Irish activists who were deported from Israel at the weekend after their ship was taken over by Israeli defence forces have called for a boycott of Israeli goods until the blockade of Gaza is ended.

The Irish Palestinian Solidarity Campaign has also been running a long-standing campaign calling for a boycott of Israeli goods.

Last year the Republic of Ireland imported €82 million worth of goods from Israel, to which it exported goods with a value of €197 million.

4:12PM: Some refreshing honesty from Australian broadcaster Alan Jones.

12:06PM: Richard Landes looks at the role of the media in the flotilla incident, including  the bias shown by fellow Aussie Rosemary Church of CNN.

9:52AM: According to the Daily Telegraph, Israel is set to accept a British plan to ease its blockade of Gaza in exchange for international acceptance of a watered-down investigation into last week’s flotilla raid.

6:22AM: The Egyptian media has criticized one of the flotilla guerillas.

For not lying.

A storm has been kicked up in Egyptian media after experiences on the flotilla are recounted. The version of events on the Gaza-bound flotilla  as heard by an Egyptian member of parliament have evoked the ire of a number of state-run media outlets in the country because, they claim, the stories help Israeli PR efforts.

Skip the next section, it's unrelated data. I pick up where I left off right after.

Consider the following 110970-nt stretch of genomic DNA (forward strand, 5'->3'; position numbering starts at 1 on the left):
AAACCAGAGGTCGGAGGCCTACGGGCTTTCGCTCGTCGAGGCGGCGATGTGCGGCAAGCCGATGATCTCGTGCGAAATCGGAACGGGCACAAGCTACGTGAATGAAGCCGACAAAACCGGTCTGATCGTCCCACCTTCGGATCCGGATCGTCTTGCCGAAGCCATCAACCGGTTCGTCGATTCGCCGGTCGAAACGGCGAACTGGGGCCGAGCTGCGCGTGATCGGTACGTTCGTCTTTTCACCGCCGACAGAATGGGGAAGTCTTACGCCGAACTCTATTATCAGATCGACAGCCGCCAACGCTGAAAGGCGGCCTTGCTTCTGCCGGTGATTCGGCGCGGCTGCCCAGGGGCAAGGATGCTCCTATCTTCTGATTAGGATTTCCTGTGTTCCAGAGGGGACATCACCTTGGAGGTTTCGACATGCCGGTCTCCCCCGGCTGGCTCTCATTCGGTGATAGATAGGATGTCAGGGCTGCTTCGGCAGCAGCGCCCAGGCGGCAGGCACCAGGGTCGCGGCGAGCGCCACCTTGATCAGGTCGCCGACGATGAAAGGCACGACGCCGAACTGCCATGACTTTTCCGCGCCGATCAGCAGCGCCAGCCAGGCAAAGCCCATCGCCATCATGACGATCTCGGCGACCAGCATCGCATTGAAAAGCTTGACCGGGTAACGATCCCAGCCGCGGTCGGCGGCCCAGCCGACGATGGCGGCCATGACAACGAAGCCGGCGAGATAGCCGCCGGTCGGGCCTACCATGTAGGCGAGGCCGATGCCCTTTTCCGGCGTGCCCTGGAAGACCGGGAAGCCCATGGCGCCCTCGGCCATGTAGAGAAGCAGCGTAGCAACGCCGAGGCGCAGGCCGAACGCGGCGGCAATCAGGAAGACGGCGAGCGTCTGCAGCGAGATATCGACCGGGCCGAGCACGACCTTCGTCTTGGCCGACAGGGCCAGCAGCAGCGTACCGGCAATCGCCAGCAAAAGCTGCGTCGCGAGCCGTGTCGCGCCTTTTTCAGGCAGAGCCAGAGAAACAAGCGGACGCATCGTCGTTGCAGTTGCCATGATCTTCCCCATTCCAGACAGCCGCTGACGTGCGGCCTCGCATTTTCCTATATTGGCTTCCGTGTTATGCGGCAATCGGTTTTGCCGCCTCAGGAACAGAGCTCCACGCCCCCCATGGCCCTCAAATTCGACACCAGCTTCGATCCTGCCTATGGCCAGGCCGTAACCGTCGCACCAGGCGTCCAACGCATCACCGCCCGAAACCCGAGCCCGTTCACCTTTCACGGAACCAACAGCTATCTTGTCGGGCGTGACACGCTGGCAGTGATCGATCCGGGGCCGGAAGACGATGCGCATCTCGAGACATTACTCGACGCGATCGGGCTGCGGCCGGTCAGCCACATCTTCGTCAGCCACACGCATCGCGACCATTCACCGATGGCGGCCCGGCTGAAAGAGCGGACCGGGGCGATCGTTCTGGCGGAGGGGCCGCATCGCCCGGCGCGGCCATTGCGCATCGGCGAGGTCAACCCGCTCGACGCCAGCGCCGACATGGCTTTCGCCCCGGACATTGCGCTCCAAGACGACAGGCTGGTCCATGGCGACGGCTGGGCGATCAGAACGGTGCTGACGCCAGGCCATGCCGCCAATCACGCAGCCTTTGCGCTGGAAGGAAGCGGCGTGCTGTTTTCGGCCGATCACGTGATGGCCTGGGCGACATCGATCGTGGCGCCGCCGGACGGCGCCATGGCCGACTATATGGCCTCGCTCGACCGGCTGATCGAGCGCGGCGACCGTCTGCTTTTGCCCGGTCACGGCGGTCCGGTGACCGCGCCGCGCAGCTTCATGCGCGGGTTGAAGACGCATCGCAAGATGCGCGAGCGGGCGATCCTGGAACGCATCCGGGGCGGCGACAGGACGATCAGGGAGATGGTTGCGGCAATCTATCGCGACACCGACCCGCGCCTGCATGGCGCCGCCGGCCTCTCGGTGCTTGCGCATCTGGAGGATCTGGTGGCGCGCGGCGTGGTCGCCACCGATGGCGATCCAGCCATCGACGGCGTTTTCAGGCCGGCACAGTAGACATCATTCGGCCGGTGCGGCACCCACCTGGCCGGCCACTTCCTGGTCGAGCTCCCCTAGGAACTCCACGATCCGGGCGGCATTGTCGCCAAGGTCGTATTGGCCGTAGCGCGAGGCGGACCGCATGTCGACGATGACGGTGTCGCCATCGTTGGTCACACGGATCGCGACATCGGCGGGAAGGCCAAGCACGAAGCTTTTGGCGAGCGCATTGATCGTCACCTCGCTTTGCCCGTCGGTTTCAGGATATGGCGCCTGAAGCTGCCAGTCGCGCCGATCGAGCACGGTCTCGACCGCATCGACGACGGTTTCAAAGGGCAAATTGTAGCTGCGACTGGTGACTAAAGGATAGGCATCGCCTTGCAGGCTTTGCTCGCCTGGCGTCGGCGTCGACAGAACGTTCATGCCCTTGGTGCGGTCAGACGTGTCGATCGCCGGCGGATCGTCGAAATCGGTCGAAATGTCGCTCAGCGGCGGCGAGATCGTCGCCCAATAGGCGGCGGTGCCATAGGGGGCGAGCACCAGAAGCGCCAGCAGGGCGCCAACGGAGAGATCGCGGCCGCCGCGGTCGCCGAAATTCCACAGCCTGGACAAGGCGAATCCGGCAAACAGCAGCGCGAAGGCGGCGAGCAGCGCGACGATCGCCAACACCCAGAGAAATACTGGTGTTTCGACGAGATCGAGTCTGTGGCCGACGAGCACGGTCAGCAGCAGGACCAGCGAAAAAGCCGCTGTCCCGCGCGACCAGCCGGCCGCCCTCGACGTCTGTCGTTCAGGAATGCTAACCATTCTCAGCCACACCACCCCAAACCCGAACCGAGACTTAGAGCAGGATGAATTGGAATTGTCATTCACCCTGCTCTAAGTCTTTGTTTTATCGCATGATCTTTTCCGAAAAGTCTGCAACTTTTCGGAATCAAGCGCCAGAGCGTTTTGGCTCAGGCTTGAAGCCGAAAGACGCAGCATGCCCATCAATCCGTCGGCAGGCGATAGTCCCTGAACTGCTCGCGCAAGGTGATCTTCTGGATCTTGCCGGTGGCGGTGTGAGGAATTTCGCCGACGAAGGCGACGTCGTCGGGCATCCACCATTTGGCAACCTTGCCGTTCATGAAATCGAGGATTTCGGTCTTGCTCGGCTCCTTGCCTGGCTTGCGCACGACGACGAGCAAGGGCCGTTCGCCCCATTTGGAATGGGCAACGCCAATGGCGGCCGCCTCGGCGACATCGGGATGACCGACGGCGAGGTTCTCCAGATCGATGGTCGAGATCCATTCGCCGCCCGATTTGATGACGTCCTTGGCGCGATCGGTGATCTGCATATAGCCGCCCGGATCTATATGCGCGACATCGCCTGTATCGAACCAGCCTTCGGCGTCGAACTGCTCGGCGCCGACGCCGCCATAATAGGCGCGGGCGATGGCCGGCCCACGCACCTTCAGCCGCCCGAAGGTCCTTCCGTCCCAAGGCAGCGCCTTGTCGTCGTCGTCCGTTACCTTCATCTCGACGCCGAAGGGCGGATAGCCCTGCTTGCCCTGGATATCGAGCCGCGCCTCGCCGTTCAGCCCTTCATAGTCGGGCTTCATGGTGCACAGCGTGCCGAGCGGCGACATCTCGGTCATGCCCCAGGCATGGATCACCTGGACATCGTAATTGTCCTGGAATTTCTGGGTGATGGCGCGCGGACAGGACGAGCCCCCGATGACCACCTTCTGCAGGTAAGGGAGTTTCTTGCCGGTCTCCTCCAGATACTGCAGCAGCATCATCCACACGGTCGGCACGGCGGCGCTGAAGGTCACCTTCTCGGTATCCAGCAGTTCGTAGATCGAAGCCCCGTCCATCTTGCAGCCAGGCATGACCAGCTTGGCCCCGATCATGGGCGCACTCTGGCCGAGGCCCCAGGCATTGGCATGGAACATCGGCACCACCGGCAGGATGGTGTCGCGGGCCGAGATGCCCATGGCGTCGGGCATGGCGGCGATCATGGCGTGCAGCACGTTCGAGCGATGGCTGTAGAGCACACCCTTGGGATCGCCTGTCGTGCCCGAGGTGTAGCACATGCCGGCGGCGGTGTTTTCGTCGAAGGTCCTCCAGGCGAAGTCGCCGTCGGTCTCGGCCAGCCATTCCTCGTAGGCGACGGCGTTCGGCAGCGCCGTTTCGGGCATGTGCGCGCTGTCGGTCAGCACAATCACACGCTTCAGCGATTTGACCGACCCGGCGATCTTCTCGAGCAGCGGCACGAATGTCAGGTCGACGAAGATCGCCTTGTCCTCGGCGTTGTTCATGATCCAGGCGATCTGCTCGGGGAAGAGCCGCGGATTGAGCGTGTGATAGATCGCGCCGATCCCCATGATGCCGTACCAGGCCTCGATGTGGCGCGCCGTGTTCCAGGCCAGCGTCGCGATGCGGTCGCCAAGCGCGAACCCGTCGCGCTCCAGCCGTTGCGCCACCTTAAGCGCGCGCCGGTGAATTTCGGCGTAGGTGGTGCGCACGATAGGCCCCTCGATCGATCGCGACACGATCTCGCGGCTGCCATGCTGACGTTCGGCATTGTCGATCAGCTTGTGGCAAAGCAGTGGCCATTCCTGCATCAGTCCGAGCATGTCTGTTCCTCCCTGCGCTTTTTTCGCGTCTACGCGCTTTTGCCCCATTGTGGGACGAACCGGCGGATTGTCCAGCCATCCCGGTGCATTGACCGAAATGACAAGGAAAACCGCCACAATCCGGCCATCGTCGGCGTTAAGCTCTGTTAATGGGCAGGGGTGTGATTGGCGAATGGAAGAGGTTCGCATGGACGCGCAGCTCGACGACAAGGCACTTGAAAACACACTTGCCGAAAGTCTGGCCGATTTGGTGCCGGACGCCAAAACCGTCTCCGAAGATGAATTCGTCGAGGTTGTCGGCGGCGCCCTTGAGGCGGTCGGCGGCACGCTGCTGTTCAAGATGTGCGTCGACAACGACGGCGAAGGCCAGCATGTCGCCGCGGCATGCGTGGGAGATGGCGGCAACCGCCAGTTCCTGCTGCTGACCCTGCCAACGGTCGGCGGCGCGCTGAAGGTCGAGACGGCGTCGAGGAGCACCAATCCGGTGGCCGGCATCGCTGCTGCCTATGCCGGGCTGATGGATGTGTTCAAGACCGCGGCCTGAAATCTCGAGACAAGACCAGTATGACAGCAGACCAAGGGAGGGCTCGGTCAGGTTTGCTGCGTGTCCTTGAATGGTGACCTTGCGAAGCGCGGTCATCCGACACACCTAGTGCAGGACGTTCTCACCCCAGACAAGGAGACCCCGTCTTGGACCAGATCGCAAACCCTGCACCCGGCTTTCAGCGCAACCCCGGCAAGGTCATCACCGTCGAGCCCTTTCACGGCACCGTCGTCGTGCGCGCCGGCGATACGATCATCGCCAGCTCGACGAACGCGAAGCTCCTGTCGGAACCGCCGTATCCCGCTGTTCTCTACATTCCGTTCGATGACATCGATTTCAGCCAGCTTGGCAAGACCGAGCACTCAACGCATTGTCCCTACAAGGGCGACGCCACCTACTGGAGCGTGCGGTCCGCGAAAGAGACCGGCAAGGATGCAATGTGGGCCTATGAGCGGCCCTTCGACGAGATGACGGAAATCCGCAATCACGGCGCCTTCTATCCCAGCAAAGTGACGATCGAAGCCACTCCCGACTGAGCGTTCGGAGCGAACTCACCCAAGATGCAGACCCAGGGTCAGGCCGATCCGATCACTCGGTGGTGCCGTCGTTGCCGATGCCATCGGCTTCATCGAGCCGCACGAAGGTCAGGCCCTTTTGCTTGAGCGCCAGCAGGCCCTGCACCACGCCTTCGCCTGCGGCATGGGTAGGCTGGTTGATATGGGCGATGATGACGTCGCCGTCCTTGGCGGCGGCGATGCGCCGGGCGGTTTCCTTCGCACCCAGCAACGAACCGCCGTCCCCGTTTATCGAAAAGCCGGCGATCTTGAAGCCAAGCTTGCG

An Egyptian member of parliament from the Muslim Brotherhood, Mohamed Beltagy, took part in the flotilla to the Gaza Strip that was commandeered by the Israeli Navy. After participating in the clashes on the deck of the Mavi Marmara, he was arrested by Israel and later released to Egypt.

On Tuesday of last week, he was interviewed on the “10 at Night” program on the Egyptian channel Dream. During the interview, he said that the flotilla participants overtook three Israeli commandos and snatched their weapons from them. This admission of employing force against IDF soldiers has evoked a media storm among Egyptian columnists, who claim this was a “public relations gift to Israel.”

Under the headline “The Muslim Brotherhood’s Gift to Israel,” columnist Abdullah Kamal criticized Beltagy’s admission. “He said that he and those with him on the ship overtook three Israeli commando soldiers who had broken onto the ship and took control of their weapons. He boasted of this without understanding that he is granting Israel a massive, recorded gift that it will gain benefit from in the commission of inquiry it will carry out following the massacre.”

In the column, published in the Egyptian newspaper Rosalyousef, Kamal continued, “Israel said that it was faced with armed men on the ship and that it was thus forced to clash with them. The parliament member said that he and those with him took over the commando’s weapon and denied that he and those with him were civilians who had not committed violent acts.

“Perhaps everyone will see the video clip of the action that was leaked to the media and includes images of an Israeli soldier jumping onto the boat and then being chased and beaten. This is precisely what Israel wants – to prove its excuses from a legal perspective.”